Sending the Wrong Message to Students

Editor's note: Imagine a science teacher in Washington, DC giving out a homework assignment in the next day or so. She tells her class to use the web and find a NASA resource that will predict when the ISS will pass overhead on 31 January 2006.

The kids go home, hop on the computer and start Googling for NASA websites. Some of them end up at a NASA HQ website. Others end up at NASA's human spaceflight website at JSC. They look up Washington DC, record the times, and hand them in the next day. Imagine the teacher's consternation when she discovers that NASA has more than one official website for such things, and that the websites give different answers.

What is she going to tell her class? Both answers can't be right. And what does she tell her class the next time she is inclined to encourage them to pursue a career in space? Accuracy is supposed to be important.

Details below

NASA has several pages where you can look up your city and see when the ISS will travel overhead (and be visible). One page is at NASA HQ, the other page is at NASA JSC. Have a look at the inconsistent data for viewing a pass of the ISS over washington DC on 31 January 2006:

According to the NASA JSC human spaceflight tracking page:

Tue Jan 31/05:36 AM
Duration: 1 minute
Max elevation: 41 degrees
Approach: 41 above NE
Departure: 16 above NE

According to the NASA HQ spaceflight tracking page:

Date: 31-Jan-2006
Pickup time: 5:33 AM
Direction (from/to) NE/ENE
Duration: 2 minutes
Maximum elevation above horizon: 36

So, depending on which official NASA ISS tracking page you believe the ISS will fly over Washington, D.C. starting at either 5:36 am or 5:33 am EST, it will be visible for either 1 minute or 2 minutes; it will reach a maximum elevation of either 41 degrees or 36 degrees, it will appear in the northeast and head either for the northeast or east northeast.

Here are detailed sightings for ISS passes over Washington, DC for the next week or so. As you can see there are multiple inconsistencies.


If I go to this page at NASA HQ I get these viewing times for Washington, DC:

Naked-Eye Visibility Data
for Washington, D.C., U.S.A.
1/5/2006 - 2/1/2006

DATE PICKUP TIME
hrs:min
(Local Time)
DIRECTION
(from/to)
DURATION
(minutes)
MAXIMUM
ELEVATION
ABOVE
HORIZON
(degrees)
11-Jan-2006  6:01 PM  NNW/N  10 
13-Jan-2006  6:50 PM  NW/NNW  24 
14-Jan-2006  5:40 PM  NNW/ENE  18 
15-Jan-2006  6:04 PM  NW/ESE  43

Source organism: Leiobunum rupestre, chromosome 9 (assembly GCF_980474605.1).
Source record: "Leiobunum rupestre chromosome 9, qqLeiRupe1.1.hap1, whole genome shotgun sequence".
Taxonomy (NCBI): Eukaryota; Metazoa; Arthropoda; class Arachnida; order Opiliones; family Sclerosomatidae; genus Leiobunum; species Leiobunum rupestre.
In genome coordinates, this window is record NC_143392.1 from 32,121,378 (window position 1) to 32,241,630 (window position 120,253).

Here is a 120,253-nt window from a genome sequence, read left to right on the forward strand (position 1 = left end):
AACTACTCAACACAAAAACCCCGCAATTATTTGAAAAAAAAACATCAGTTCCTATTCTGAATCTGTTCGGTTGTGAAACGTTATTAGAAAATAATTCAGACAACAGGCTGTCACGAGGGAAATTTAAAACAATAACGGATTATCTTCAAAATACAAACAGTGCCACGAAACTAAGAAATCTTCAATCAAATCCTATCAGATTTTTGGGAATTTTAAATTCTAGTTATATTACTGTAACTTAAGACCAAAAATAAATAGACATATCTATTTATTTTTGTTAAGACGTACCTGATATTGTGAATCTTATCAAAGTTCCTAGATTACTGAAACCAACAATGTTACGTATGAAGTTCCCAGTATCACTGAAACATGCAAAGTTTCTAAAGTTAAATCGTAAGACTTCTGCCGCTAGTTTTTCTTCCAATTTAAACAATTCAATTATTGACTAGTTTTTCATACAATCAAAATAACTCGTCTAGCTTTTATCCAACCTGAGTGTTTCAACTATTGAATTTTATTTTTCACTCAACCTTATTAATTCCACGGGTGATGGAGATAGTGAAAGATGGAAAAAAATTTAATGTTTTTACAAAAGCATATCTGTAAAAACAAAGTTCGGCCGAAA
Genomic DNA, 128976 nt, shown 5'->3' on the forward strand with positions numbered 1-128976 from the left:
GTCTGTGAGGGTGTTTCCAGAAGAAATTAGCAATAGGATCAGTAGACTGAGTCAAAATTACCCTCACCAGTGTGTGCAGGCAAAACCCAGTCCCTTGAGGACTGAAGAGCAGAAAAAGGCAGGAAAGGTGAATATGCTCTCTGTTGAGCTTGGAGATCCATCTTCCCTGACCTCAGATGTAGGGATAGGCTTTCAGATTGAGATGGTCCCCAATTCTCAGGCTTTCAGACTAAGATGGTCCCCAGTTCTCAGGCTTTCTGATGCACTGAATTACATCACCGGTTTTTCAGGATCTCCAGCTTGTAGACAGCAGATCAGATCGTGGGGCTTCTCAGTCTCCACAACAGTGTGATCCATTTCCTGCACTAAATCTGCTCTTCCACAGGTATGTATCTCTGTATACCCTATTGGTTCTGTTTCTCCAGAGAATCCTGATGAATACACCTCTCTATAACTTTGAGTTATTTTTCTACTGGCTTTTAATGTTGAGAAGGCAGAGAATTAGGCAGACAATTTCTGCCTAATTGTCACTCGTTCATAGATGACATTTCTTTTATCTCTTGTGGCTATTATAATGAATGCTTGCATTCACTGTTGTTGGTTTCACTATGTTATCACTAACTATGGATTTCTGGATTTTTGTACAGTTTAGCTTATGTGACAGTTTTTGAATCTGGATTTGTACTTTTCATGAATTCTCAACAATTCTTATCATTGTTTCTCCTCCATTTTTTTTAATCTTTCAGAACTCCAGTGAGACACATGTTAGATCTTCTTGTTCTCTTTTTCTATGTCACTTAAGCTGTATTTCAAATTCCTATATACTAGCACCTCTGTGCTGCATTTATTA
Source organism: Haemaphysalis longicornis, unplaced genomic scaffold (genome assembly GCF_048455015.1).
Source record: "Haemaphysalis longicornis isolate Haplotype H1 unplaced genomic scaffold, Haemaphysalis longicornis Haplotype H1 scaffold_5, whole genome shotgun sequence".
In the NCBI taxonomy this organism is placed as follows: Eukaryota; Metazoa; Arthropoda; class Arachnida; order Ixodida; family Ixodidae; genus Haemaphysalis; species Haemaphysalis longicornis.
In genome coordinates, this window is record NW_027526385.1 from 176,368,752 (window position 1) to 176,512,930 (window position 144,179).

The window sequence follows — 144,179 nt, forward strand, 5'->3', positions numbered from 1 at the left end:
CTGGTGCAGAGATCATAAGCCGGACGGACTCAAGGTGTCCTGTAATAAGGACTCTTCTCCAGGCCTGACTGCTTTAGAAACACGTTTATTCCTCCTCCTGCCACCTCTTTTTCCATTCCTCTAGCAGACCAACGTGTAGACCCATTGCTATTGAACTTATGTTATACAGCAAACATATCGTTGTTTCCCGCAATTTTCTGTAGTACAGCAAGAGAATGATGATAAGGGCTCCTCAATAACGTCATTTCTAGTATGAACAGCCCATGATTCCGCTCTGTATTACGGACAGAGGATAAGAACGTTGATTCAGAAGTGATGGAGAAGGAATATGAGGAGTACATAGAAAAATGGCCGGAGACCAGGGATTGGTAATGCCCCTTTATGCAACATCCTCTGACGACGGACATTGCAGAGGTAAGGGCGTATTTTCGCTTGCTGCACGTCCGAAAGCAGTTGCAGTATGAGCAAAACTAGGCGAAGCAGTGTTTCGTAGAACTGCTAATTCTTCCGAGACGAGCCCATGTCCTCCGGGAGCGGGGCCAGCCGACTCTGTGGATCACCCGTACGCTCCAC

16-Jan-2006  6:29 PM  WNW/SSE  41 
17-Jan-2006  6:54 PM  W/SSW  11 
18-Jan-2006  5:43 PM  WNW/SSE  38 
19-Jan-2006  6:08 PM  W/SSW  11 
26-Jan-2006  6:38 AM  SSW/ENE  24 
28-Jan-2006  5:52 AM  SSW/ENE  26 
29-Jan-2006  6:17 AM  SW/NE  75 
30-Jan-2006  5:09 AM  E/ENE  21 
30-Jan-2006  6:41 AM  W/NNE  26 
31-Jan-2006  5:33 AM  NE/ENE  36 
1-Feb-2006  5:57 AM  N/NNE  22 


If I go to this page at NASA's human spaceflight website I get these results for Washington DC:

***** WASHINGTON, D.C. *****



THE FOLLOWING ISS SIGHTINGS ARE POSSIBLE FROM THR JAN 26 TO TUE FEB 07

SATELLITE
LOCAL
DURATION
MAX ELEV
APPROACH
DEPARTURE
DATE/TIME
(MIN)
(DEG)
(DEG-DIR)
(DEG-DIR)
ISS
Sat Jan 28/05:54 AM
2
25
10 above SSW 25 above SSE
ISS
Sun Jan 29/06:18 AM
5
74
10 above SW 13 above NE
ISS
Mon Jan 30/06:44 AM
5
24
11 above W 10 above NNE
ISS
Tue Jan 31/05:36 AM
1
41
41 above NE 16 above NE
ISS
Wed Feb 01/05:59 AM
2
23
23 above NNW 10 above NNE
ISS
Thr Feb 02/06:23 AM
2
12
11 above NW 10 above N


Check these three ISS tracking pages. The first is from JSC, the bottom two are from MSFC (click on image for current version). Note that although the times represented are within seconds of each other the ISS is shown to be at three different altitudes ranging from 351.22 km for JSC to either 362.6 or 361.9 km for MSFC. Clearly they can't all be correct - even adjusting for slight differences in time shown. If NASA's intent is simply to show a close approximation, then why not just pick one of these three simulations instead of having three functioning simultaneously?




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About this Entry

This page contains a single entry by Keith Cowing published on January 26, 2006 5:54 PM.

Different Messages For Different Audiences was the previous entry in this blog.

Challenger: Making Sure Historians Get It Right is the next entry in this blog.

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